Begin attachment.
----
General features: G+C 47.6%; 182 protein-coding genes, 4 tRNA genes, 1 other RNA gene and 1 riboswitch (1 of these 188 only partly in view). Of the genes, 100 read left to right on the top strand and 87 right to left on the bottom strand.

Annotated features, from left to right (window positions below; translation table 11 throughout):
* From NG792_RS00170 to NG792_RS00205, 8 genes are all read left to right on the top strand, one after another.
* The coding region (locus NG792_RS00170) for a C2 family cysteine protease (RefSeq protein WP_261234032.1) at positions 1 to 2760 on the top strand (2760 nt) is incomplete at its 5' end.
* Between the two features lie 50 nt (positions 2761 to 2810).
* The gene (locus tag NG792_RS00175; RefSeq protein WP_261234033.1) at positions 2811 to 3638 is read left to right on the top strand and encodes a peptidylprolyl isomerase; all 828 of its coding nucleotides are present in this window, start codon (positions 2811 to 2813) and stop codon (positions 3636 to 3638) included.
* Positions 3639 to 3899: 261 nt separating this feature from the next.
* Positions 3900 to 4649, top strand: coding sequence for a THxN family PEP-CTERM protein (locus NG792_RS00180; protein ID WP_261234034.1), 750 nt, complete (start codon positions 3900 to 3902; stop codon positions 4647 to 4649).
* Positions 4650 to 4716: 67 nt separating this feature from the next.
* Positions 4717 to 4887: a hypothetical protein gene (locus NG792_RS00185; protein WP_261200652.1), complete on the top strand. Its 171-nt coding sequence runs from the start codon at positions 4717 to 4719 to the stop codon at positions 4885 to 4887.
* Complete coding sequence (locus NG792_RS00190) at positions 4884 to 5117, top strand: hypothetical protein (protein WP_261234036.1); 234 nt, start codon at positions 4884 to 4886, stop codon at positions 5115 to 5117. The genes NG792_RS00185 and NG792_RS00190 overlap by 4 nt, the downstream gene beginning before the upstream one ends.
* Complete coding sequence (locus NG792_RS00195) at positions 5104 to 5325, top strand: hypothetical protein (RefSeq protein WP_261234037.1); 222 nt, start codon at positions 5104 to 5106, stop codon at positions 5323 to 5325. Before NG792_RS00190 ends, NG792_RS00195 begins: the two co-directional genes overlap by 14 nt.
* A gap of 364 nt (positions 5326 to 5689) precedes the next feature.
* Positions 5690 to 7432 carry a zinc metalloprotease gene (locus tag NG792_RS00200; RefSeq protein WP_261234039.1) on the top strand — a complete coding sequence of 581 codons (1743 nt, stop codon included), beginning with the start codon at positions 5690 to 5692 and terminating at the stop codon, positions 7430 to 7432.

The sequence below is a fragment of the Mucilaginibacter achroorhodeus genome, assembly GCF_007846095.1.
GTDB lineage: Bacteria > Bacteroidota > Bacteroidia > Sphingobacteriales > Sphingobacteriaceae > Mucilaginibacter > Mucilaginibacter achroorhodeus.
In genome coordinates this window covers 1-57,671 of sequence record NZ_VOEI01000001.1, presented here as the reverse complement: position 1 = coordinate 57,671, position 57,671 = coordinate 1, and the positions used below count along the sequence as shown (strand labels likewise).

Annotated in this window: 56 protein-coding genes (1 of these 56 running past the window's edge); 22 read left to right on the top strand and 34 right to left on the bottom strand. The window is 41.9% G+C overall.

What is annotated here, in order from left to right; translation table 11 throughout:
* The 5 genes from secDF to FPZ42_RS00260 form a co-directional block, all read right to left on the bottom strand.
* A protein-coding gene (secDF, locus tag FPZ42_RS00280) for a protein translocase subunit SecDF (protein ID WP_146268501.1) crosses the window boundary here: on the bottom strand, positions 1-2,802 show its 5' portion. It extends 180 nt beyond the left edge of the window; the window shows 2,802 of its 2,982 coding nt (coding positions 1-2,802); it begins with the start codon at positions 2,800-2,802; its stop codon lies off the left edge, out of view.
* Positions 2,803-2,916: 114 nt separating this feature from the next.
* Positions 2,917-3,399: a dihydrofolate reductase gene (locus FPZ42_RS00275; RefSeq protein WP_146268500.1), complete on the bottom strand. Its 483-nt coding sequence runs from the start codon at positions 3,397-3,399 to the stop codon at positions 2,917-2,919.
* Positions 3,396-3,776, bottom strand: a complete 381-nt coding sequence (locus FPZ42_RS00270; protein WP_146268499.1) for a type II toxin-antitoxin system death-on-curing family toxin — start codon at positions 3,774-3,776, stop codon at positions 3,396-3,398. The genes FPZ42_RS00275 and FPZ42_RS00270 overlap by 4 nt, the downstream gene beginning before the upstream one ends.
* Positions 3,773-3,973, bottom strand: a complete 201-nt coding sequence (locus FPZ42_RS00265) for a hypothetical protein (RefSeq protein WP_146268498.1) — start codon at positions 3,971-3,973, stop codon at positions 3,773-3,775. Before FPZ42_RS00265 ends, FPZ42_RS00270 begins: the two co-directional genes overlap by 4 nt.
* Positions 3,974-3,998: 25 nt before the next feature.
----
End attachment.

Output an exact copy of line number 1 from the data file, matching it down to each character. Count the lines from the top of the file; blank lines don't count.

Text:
General features: G+C 47.6%; 182 protein-coding genes, 4 tRNA genes, 1 other RNA gene and 1 riboswitch (1 of these 188 only partly in view). Of the genes, 100 read left to right on the top strand and 87 right to left on the bottom strand.